Yes there are. When you use frozen fruits and vegetables, you’re not going to waste as much food. A full 40 percent of the food in this country is wasted in the home kitchen. Much of that is because it spoils before it’s eaten. Buying frozen fruits and veggies allows you to use exactly what you need and store the remainder for later.

So buying frozen is more earth friendly?

Yes. One of the biggest emerging environmental issues is food waste. In a few years, our planet is going to be asked to produce enough food for 7.5 billion people. Yet, we know that consumers waste hundreds of millions of pounds of food annually. Simply put, if we waste less, we can feed more people and lower our family’s carbon footprint.

What’s in your freezer now?

Right now I have Wild Blueberries, raspberries, strawberries, peaches, mango, and pineapple. In the veggie world I have petite frozen peas, frozen corn, edamame, spinach, and kale. I often have frozen mixed greens and even sweet potato fries. I keep a large variety because I love to cook and I want a good diversity of food on hand.

Can you share some ideas for dishes using frozen fruits and veggies?

Yes, there are tons of great ways to make use of frozen fruits and veggies, which is why I keep so many on hand. Here are some of my favorites:
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Smoothies—these are an obvious place for frozen fruits and veggies. At my house, we are huge smoothies fans and we probably drink smoothies 5 days a week. Frozen Wild Blueberries find there way into a lot of our smoothies, but other fruits and greens are also great. Check out Liz’s Blueberry Frosty and Wild Blueberry & Chia Seed Smoothie.

Quesadillas—these are a favorite and the varieties are endless – I use flour tortillas with veggie filling and cheese to “glue” it all together. I combine sautéed bell peppers with frozen spinach, frozen corn kernels with leftover chicken and stir in some BBQ sauce. Check out my Quick Quesadilla Pockets.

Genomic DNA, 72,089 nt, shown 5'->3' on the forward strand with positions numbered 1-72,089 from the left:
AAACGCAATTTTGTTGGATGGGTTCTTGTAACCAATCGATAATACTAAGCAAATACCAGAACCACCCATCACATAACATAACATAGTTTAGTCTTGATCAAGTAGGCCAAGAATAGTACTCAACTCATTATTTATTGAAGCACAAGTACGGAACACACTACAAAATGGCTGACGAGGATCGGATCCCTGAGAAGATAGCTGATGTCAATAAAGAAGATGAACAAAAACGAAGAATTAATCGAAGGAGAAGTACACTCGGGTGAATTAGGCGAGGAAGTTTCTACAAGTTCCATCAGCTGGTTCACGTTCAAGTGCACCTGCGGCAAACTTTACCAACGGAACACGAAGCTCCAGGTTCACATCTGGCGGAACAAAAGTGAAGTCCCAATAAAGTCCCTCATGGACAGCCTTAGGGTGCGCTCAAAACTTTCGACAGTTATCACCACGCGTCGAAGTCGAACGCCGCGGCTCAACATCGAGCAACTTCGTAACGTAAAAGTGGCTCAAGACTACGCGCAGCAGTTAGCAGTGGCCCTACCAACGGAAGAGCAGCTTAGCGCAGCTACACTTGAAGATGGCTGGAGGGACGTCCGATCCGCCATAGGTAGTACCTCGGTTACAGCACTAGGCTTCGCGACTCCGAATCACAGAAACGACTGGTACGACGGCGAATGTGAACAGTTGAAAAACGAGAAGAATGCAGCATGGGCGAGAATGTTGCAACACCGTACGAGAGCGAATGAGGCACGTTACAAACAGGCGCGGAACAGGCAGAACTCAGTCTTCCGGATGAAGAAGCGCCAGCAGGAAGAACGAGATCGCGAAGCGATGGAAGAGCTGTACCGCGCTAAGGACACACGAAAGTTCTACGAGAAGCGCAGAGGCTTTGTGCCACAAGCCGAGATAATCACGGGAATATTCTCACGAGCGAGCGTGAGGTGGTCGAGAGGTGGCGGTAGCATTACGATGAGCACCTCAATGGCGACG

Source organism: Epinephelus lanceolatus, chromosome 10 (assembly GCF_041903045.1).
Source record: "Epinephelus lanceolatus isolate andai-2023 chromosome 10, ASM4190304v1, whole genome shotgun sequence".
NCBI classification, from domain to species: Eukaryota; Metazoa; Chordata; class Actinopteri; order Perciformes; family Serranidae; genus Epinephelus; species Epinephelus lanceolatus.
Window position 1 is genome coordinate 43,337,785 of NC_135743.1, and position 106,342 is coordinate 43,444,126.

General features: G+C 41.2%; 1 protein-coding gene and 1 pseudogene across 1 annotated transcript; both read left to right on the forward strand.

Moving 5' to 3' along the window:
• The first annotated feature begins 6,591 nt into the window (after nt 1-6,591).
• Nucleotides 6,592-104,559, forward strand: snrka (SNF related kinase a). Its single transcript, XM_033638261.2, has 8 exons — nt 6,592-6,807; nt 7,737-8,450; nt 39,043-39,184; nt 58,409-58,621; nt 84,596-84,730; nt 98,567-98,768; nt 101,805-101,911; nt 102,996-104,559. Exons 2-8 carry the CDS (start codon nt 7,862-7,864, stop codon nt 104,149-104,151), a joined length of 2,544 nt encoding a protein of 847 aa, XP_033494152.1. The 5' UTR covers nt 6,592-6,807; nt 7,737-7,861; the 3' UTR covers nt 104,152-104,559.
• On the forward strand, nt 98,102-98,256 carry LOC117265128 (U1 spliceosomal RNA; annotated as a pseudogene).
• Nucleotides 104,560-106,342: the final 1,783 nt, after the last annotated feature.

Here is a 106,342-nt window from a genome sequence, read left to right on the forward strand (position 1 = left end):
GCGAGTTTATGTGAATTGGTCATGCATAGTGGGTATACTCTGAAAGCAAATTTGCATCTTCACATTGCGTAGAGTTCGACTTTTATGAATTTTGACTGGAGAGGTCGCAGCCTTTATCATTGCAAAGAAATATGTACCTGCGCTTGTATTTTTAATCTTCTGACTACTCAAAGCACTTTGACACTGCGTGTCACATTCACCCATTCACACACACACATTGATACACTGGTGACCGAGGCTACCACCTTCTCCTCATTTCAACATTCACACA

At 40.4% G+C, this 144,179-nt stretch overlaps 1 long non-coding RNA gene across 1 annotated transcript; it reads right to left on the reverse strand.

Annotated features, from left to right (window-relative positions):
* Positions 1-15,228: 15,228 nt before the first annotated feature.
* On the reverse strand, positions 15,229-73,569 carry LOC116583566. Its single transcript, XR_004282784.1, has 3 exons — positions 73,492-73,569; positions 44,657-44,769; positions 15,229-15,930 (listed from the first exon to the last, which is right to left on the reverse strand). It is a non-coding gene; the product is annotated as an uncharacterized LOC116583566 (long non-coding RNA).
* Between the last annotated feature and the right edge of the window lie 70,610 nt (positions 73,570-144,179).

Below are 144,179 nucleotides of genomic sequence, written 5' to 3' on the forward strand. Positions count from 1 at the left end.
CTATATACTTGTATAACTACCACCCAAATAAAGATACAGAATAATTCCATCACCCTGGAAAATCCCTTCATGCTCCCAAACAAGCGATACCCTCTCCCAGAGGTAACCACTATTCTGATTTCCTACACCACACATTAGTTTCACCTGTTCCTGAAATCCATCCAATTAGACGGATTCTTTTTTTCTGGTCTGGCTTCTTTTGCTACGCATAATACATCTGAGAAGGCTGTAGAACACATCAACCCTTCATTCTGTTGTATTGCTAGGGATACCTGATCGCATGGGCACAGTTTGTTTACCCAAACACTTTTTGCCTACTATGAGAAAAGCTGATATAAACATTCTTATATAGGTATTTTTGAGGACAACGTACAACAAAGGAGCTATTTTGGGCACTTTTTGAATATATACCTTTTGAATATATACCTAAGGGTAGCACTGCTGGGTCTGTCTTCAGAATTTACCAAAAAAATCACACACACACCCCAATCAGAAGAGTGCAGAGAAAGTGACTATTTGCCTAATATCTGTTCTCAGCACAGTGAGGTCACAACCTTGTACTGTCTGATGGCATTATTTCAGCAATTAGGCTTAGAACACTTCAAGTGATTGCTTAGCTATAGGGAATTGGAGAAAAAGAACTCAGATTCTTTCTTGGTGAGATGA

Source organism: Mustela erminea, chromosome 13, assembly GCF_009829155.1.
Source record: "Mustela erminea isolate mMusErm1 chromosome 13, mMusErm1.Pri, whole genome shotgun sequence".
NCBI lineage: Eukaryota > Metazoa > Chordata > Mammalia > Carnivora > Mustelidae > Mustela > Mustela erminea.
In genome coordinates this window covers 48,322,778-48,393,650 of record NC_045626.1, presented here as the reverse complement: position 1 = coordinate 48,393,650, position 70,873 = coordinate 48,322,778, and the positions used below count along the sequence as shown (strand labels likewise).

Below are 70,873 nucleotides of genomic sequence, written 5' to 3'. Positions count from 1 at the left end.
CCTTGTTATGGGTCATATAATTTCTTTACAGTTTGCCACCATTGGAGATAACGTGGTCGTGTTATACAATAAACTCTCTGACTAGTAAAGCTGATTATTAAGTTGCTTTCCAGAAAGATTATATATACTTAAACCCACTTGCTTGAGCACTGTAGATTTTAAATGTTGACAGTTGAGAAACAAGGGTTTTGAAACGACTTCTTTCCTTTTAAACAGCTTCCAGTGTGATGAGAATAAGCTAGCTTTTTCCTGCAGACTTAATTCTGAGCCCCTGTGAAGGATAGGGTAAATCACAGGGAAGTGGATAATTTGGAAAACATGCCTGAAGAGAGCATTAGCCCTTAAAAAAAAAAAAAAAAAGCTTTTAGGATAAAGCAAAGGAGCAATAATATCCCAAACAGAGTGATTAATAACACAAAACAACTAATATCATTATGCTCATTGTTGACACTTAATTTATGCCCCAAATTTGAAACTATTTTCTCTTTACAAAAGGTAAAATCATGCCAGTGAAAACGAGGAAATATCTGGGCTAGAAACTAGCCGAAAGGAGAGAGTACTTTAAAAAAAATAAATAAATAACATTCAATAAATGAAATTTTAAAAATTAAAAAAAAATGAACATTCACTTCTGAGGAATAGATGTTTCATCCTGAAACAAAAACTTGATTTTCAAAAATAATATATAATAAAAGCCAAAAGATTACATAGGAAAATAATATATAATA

Lasagna or Ravioli—Frozen spinach is great for a quick lasagna or ravioli. This is a dish that kids love too. Check out a short video and recipe for my Super-Fast Spinach Lasagna.

Soups and Chili—I use frozen corn, edamame, and frozen green beans in all types of soups and chili. The frozen mixed veggies hold up really well too. See my recipe for Beef Vegetable Soup.

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Pasta Salads—I’m a big fan of pasta salads. I add shelled edamame, corn, or any number of frozen veggies to a pasta salad. Check out my recipe for Tortellini Lunchbox Salad

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Vegetables and Snacks — one of my favorite all time recipes is for Lightened Up Creamed Spinach and you can’t go wrong with this edamame snack.

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Liz Weiss is an award-winning broadcast journalist, cookbook author, and radio show host who started Meal Makeover Moms’ Kitchen, a leading blog for parents in search of better ways to feed their family a super-nutritious diet. She’s also the co-author of two great books: No Whine with Dinner: 150 Healthy, Kid-Tested Recipes from The Meal Makeover Moms and The Moms’ Guide to Meal Makeovers: Improving the Way Your Family Eats, One Meal at a Time and she recently released a mobile recipe app called, Meal Makeovers. You can read more about Liz at http://mealmakeovermoms.com/